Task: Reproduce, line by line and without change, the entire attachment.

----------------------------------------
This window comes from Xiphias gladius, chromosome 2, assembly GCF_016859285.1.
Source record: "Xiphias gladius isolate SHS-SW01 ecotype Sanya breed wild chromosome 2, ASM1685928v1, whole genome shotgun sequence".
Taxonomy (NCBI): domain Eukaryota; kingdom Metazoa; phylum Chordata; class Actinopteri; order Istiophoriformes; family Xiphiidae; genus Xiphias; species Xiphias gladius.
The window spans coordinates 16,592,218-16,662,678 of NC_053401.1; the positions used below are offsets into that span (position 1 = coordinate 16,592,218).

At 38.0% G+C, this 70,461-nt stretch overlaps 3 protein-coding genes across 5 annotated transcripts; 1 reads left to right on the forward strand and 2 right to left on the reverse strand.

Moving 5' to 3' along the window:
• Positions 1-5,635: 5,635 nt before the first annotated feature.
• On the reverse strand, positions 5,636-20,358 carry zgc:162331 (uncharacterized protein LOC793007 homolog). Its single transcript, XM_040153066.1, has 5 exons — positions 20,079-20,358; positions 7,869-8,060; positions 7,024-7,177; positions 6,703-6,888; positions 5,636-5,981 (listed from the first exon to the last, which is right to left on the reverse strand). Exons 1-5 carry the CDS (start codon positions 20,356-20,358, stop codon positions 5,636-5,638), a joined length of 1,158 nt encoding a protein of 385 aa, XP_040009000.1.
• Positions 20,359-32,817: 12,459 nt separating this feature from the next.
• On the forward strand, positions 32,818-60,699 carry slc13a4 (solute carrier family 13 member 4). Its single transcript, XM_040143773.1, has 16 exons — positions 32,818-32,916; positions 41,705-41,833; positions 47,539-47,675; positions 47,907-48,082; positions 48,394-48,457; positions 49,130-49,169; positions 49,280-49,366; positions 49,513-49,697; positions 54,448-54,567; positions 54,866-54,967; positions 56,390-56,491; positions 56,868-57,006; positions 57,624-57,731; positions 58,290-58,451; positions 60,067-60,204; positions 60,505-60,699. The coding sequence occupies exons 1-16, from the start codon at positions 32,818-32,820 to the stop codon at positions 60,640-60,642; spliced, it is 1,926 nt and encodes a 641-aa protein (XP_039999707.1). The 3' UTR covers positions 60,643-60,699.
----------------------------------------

This window comes from Xiphias gladius, chromosome 2, assembly GCF_016859285.1.
Source record: "Xiphias gladius isolate SHS-SW01 ecotype Sanya breed wild chromosome 2, ASM1685928v1, whole genome shotgun sequence".
Taxonomy (NCBI): domain Eukaryota; kingdom Metazoa; phylum Chordata; class Actinopteri; order Istiophoriformes; family Xiphiidae; genus Xiphias; species Xiphias gladius.
The window spans coordinates 16,592,218-16,662,678 of NC_053401.1; the positions used below are offsets into that span (position 1 = coordinate 16,592,218).

At 38.0% G+C, this 70,461-nt stretch overlaps 3 protein-coding genes across 5 annotated transcripts; 1 reads left to right on the forward strand and 2 right to left on the reverse strand.

Moving 5' to 3' along the window:
• Positions 1-5,635: 5,635 nt before the first annotated feature.
• On the reverse strand, positions 5,636-20,358 carry zgc:162331 (uncharacterized protein LOC793007 homolog). Its single transcript, XM_040153066.1, has 5 exons — positions 20,079-20,358; positions 7,869-8,060; positions 7,024-7,177; positions 6,703-6,888; positions 5,636-5,981 (listed from the first exon to the last, which is right to left on the reverse strand). Exons 1-5 carry the CDS (start codon positions 20,356-20,358, stop codon positions 5,636-5,638), a joined length of 1,158 nt encoding a protein of 385 aa, XP_040009000.1.
• Positions 20,359-32,817: 12,459 nt separating this feature from the next.
• On the forward strand, positions 32,818-60,699 carry slc13a4 (solute carrier family 13 member 4). Its single transcript, XM_040143773.1, has 16 exons — positions 32,818-32,916; positions 41,705-41,833; positions 47,539-47,675; positions 47,907-48,082; positions 48,394-48,457; positions 49,130-49,169; positions 49,280-49,366; positions 49,513-49,697; positions 54,448-54,567; positions 54,866-54,967; positions 56,390-56,491; positions 56,868-57,006; positions 57,624-57,731; positions 58,290-58,451; positions 60,067-60,204; positions 60,505-60,699. The coding sequence occupies exons 1-16, from the start codon at positions 32,818-32,820 to the stop codon at positions 60,640-60,642; spliced, it is 1,926 nt and encodes a 641-aa protein (XP_039999707.1). The 3' UTR covers positions 60,643-60,699.